Chapter 2

Keeping track of patients and their details is extremely important as a doctor. This can quickly become an arduous task if you are not organized. Filling in forms after work is a waste of precious evenings and should be avoided at all costs if possible. Fortunately, you can greatly reduce the time you spend chasing paper, patients and results with the core weapon in a junior doctor’s arsenal: a folder.

Personal folder and the lists

A well-organized ring binder or slot-in folder can save days of time. Unlike a Filofax or tablet/iPad, a folder doubles up as a clipboard, providing a decent writing surface at the bedside and an immediate supply of forms during ward rounds, so that you can do all the paperwork during rounds. As well as saving time, a folder means you are less likely to forget things because you can do many tasks as soon as they are requested. Although they look great and are very useful as a reference source, tablets and iPads unfortunately don’t synchronize (yet) with hospital electronic medical record systems. There are also multiple issues with patient confidentiality that still exist with personal computer devices.

How to make a personal folder

You need one A4 ring-binder folder and multiple brightly coloured dividers. Sheets of pre-punched transparent plastic pockets for each section are also very useful. Fill the folder with all the different forms you use regularly during the day, stacking each type of form behind different dividers. Label the dividers. You can keep spare blank forms (e.g. blood forms) in the plastic pockets. Useful contents include spare continuation/history sheets, blood forms (biochemistry, haematology, microbiology/virology and group and save/cross match), radiology and nuclear medicine request cards, ECHO and cardiology request forms, endoscopy request forms, drug charts, discharge forms (if these are still paper in your hospital) and commonly used telephone numbers:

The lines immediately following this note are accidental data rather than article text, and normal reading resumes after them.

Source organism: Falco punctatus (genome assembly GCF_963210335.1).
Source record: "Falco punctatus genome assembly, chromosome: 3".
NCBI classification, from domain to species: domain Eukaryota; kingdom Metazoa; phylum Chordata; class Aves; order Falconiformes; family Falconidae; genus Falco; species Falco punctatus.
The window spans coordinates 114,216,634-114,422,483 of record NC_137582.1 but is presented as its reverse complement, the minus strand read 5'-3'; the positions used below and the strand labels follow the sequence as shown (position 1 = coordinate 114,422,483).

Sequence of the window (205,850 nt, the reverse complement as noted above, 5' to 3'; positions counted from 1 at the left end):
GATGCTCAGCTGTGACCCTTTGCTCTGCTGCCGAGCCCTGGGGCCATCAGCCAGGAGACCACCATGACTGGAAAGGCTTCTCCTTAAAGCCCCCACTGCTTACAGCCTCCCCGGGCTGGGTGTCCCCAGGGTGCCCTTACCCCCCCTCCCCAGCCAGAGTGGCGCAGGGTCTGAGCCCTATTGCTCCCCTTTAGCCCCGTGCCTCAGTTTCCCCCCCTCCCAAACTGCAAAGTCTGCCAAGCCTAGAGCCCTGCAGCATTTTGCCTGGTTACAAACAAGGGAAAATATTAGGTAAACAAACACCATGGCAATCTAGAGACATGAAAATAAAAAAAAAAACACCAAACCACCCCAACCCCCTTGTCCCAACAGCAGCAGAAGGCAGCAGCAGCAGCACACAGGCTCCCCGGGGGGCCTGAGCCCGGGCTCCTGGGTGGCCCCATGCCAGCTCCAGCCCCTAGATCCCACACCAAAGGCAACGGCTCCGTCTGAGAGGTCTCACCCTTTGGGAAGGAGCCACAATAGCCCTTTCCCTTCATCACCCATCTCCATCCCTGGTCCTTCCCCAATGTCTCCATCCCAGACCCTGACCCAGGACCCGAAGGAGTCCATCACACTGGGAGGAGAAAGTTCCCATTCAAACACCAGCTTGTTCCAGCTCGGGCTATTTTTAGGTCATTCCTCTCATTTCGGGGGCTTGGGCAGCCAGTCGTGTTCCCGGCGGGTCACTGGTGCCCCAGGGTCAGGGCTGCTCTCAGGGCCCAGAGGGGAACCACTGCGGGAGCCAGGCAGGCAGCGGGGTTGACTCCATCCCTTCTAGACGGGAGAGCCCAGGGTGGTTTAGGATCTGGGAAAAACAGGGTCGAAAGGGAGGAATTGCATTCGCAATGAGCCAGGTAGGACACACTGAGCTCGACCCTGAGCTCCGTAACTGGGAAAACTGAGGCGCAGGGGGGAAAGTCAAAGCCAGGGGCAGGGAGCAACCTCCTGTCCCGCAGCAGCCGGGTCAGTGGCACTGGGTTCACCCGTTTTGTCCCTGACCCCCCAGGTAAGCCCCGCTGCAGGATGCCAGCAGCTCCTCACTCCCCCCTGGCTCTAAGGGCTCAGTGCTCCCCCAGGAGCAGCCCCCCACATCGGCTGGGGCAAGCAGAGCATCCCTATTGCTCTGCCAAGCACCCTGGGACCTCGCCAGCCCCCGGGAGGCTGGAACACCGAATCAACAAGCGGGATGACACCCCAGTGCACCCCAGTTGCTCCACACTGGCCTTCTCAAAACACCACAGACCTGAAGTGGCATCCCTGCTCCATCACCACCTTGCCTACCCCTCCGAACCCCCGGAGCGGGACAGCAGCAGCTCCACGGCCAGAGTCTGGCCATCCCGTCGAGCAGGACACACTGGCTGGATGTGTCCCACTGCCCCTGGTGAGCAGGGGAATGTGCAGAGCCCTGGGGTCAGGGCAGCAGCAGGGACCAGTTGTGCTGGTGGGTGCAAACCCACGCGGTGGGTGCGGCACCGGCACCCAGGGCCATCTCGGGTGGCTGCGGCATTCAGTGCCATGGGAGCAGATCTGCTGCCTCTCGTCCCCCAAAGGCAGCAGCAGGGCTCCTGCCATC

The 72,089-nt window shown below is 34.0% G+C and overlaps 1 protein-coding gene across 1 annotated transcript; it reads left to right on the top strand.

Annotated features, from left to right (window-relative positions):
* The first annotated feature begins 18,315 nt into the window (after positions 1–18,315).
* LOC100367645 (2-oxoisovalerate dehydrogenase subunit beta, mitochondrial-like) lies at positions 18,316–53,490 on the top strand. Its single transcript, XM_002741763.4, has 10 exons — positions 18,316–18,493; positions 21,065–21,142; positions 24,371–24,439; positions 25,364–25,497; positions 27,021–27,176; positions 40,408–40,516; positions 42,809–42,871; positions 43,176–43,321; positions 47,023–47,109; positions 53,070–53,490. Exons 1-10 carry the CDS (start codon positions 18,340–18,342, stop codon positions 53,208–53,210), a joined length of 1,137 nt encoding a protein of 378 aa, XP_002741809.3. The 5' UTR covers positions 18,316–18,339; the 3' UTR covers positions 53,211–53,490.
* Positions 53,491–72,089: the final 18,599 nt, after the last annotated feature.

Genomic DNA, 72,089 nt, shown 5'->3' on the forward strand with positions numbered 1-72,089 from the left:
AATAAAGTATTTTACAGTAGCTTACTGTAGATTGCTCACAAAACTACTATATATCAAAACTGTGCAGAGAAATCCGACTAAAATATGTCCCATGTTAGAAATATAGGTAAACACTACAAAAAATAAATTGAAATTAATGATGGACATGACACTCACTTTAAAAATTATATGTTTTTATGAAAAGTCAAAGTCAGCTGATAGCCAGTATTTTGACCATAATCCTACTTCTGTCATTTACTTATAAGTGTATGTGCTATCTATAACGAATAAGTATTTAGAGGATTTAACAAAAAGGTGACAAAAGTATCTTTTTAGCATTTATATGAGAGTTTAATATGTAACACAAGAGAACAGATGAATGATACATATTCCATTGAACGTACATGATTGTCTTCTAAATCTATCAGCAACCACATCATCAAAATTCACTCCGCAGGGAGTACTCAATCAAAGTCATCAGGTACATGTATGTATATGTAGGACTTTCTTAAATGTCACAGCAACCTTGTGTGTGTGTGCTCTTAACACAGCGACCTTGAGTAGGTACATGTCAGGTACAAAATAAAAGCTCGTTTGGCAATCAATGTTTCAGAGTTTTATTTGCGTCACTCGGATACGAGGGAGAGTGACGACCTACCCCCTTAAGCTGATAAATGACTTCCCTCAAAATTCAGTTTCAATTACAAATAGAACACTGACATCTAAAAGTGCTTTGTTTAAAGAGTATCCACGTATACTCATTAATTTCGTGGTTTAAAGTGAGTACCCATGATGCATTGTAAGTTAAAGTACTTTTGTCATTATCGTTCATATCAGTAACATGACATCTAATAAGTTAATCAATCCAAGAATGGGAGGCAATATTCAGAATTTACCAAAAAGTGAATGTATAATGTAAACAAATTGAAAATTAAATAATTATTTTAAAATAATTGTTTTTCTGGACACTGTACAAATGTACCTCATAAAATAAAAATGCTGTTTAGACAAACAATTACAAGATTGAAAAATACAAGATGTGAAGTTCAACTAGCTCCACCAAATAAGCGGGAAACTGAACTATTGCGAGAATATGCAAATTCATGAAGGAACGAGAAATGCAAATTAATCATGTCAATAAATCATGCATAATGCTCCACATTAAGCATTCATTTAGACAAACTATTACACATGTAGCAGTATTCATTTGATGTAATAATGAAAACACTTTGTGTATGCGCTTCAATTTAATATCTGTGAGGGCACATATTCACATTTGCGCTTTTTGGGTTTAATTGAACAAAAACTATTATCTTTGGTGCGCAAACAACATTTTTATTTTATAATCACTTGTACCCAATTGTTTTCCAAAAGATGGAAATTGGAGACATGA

1. You can almost always find a hole puncher at the ward clerk’s desk to use.
  2. Consider keeping common drug regimens in the front of the folder for easy reference. These might include heparin dosing, insulin sliding scales, glyceryl trinitrate and morphine infusions and gentamicin dosing. Common antibiotic regimens and doses specific to your hospital are also really helpful.
  3. Hospitals have their own days for doing specialty procedures (such as isotope scans and endoscopy). Colleagues and relevant departments will know when these are. Find out from your colleagues what you need to bring for team activities such as radiology conferences, academic events and mortality/morbidity meetings. Find out if there is a pro forma that you can use for these events, and if so make sure you have plenty of copies.
  4. Phone numbers are essential. Making a list early saves a lot of time. You can shrink the list and stick it on the front of your ward folder for easy reference. Another option is to include it in a small font on the bottom of your patient list so it is reprinted each day. Get out-of-hours contact numbers as well. It is important to have senior colleagues’ bleeps, the critical care outreach team’s numbers and medical/surgical registrar’s numbers close to hand. From experience, it is easier to find names if the list is strictly alphabetical. Copy or modify Figure 2.1 if you like.
  5. Your folder should also contain relevant patient information such as up-to-date blood test results or scan results.

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